Authorities plan to file charges on Monday against an Amish kennel owner, after seizing 23 sick and disfigured dogs, which were reportedly crammed into cages Thursday inside a barn with roughly 300 others, John Blank of Upper Oxford will be charged for lack of veterinary care and neglect in the Oxford district court, according to Pennsylvania SPCA program officer Elaine Skypala.Officials learned about the alleged conditions at Limestone Kennel after Blank surrendered nine dogs to the Main Line Animal Rescue roughly three weeks ago. The dogs, Skypala said, had numerous health issues, prompting the shelter to contact the PSPCA.

Next, officials sent an under-cover officer into the kennel. Blank sold the officer a 3-week-old puppy that was nearly dead for $300, Skypala said. The puppy died a day later due to dehydration, emaciation and hypothermia, she said.

The sale was enough for authorities to obtain a search warrant, she said.

Thursday evening, authorities went to the farm in the 1500 block of Limestone Road, where they found about 300 dogs and as many as eight puppies stuffed into one small cage, Skypala said.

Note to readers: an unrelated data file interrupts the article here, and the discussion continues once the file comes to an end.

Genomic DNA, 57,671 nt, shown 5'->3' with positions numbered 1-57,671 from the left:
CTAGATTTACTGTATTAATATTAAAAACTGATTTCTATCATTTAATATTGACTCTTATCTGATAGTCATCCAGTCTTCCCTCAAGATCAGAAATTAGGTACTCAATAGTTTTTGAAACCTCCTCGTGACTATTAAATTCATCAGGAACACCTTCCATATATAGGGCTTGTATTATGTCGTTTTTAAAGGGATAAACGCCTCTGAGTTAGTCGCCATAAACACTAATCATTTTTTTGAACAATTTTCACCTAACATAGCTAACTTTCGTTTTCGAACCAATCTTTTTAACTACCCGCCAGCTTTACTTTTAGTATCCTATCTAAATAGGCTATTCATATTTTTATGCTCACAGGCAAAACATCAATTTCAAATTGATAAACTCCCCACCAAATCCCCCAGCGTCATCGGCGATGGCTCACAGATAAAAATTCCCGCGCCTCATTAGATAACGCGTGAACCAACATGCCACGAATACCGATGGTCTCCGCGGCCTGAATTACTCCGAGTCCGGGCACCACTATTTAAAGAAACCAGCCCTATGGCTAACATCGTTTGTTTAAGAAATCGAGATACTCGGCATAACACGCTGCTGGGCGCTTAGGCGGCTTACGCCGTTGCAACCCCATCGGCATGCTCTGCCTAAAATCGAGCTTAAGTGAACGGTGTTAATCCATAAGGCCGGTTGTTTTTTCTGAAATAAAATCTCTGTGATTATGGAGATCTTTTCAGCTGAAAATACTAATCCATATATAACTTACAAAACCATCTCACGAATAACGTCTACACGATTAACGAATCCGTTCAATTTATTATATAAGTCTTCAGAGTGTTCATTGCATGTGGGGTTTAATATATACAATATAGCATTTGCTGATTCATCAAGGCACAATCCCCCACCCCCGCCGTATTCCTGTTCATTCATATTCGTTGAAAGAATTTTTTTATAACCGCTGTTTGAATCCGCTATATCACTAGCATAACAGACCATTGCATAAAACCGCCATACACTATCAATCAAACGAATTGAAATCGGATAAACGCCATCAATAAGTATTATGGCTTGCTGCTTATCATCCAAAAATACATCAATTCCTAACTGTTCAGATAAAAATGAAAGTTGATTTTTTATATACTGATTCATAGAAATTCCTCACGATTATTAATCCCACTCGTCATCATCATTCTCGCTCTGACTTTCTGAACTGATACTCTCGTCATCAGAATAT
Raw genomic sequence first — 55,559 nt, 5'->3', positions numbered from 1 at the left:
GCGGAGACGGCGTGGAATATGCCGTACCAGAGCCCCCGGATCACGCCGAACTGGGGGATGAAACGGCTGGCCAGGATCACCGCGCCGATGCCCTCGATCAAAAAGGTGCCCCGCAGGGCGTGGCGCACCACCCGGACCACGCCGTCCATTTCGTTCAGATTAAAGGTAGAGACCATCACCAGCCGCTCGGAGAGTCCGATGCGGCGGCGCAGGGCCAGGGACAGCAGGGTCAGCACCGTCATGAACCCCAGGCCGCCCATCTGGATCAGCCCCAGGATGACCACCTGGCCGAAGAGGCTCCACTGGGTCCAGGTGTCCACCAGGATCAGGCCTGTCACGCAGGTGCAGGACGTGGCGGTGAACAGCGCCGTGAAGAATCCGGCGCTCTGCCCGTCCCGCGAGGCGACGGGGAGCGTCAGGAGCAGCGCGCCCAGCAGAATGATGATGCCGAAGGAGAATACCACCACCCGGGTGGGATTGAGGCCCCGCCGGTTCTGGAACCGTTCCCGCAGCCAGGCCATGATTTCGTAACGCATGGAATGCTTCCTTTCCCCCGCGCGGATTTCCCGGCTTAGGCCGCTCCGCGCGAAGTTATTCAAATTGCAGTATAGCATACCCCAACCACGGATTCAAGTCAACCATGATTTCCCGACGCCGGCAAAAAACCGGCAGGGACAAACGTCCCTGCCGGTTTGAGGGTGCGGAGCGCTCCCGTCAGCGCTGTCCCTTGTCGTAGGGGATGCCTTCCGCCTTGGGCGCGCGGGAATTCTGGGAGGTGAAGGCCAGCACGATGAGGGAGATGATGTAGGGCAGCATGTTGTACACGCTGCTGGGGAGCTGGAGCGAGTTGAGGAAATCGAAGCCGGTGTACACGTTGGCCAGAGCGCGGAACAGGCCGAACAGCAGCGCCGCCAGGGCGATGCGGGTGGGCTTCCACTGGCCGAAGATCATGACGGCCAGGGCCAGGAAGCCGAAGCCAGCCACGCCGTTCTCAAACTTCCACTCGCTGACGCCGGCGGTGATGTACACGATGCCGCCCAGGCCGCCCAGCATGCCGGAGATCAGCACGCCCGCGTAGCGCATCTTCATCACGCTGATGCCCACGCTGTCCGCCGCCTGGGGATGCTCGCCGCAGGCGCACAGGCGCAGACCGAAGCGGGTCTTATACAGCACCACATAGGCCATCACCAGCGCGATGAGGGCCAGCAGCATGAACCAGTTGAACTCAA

The dogs were piled onto each other and had food troughs with feces mixed in, she said. Some puppies, she said, were so small they could not reach the lipsticks for water bottles attached to the cages and their paws slipped through gaps on the cages' floors.

"The way the animals were kept, you could tell they were not getting veterinary care," Skypala said.

Authorities seized 23 dogs that had obvious medical issues, including fly bites and untreated wounds, Skypala said. And, she said, one of the dogs Blank turned over to the shelter had a severe eye problem.

"Had it been treated, it could have been fixed," she said.

Blank sold his puppies to pet stores and individuals for $800 to $1,300, Skypala said. The owner was licensed by the U.S. Department of Agriculture to sell to pet shops, she said.

Charges are expected to be filed Monday with Magisterial District Judge Harry W. Farmer Jr. in Oxford.

PSPCA is caring for the nine adult dogs and 14 puppies.

Skypala said her office will be conducting more similar investigations.

"This is just the beginning of our investigation," she said.

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